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Re: Zootaxa iguanodont paper
Actually, the issue is partly why species delimitation was restricted under the
Strickland code to professionals: every garden breeder was naming plant
varieties as new species in the gardening journals. See
McOuat, Gordon R. (2001), 'Cataloguing power: delineating 'competent
naturalists' and the meaning of species in the British Museum', The British
Journal for the History of Science, 34, 1-28.
On 07/06/2010, at 9:28 AM, David Marjanovic wrote:
>> species do not last long. It is now known that the species of
>> centrosaurs, chasmosaurs, corythosaurs, lambeosaurines were limited
>> to distinct levels of the Dinosaur Park formation. Before referring
>> specimens to a known species it must be first demonstrated they are
>> from the same level of a formation as the type.
> All this depends on which species concept you pick. For instance, if your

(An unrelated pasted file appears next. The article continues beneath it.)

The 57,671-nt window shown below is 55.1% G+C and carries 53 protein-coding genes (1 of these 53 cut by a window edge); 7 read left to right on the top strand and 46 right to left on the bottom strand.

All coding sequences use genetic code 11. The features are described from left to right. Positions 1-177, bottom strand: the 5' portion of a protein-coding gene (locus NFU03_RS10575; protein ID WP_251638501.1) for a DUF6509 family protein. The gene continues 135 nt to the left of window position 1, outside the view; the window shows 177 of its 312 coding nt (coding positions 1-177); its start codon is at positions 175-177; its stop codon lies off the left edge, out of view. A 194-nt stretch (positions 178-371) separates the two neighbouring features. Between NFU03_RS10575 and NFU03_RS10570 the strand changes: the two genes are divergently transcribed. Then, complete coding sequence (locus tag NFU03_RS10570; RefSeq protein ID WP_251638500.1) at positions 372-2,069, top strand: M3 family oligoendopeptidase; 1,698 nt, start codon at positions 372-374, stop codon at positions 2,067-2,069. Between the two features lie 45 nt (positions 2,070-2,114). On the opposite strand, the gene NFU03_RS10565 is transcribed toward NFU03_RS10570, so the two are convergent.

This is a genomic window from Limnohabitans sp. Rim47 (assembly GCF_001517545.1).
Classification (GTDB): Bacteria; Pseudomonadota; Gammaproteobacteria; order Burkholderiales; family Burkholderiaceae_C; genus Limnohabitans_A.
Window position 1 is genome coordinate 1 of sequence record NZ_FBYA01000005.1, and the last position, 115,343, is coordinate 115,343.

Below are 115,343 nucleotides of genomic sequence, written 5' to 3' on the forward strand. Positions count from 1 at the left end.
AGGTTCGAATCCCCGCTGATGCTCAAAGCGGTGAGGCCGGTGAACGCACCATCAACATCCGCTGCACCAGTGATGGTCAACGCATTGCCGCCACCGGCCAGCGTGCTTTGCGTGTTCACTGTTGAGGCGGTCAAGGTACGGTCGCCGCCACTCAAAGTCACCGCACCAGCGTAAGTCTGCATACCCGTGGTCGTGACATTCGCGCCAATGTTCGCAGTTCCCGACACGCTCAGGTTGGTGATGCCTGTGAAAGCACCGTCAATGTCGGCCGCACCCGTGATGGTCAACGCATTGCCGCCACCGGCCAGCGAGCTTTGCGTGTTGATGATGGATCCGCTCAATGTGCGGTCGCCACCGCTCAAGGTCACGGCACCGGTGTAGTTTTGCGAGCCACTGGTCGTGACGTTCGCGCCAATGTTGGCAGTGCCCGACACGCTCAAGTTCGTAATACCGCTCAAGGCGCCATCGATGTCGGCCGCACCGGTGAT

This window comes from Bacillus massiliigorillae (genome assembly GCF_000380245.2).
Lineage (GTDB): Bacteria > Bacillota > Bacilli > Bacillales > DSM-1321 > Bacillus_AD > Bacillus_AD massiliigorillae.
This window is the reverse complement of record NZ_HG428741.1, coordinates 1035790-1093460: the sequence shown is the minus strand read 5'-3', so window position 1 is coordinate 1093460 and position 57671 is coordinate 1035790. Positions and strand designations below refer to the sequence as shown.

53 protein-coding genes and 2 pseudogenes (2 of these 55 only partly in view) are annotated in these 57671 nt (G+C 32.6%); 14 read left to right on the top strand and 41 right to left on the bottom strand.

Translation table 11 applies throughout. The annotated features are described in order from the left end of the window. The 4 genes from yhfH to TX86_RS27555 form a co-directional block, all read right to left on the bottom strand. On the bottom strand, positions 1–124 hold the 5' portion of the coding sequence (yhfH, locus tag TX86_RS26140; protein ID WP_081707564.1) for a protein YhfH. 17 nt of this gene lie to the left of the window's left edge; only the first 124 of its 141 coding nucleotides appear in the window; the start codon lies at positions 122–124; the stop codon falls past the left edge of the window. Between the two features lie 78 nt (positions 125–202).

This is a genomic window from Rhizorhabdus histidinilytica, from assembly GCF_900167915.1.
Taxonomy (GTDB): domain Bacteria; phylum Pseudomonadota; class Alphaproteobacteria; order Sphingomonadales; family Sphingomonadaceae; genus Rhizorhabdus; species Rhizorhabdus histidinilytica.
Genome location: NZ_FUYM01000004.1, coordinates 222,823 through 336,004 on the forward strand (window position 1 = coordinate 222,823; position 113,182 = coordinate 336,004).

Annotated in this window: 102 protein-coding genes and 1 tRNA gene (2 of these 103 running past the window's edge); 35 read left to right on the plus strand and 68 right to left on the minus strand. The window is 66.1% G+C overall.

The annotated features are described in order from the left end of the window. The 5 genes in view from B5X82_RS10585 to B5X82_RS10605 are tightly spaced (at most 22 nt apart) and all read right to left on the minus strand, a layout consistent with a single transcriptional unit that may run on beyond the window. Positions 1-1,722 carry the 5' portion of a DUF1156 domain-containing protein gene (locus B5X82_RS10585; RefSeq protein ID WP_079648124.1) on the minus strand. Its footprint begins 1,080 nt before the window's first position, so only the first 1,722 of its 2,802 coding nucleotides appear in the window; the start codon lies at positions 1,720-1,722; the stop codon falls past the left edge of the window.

> concept is purely morphological, a species can last forever if its body shape
> happens not to change "enough".
> Unfortunately, most people don't even consciously pick only one species
> concept, let alone actually write down which one they've chosen. And the ICZN
> pretends the entire issue doesn't exist... indeed, it's founded (Strickland
> et al. 1842, 1843) on the view that this vagueness is a feature rather than a
John Wilkins, Assistant Professor, Philosophy, Bond Uni
Associate, Philosophy, University of Sydney
"Correlation doesn't imply causation, but it does waggle its eyebrows
suggestively and gesture furtively while mouthing 'look over there'."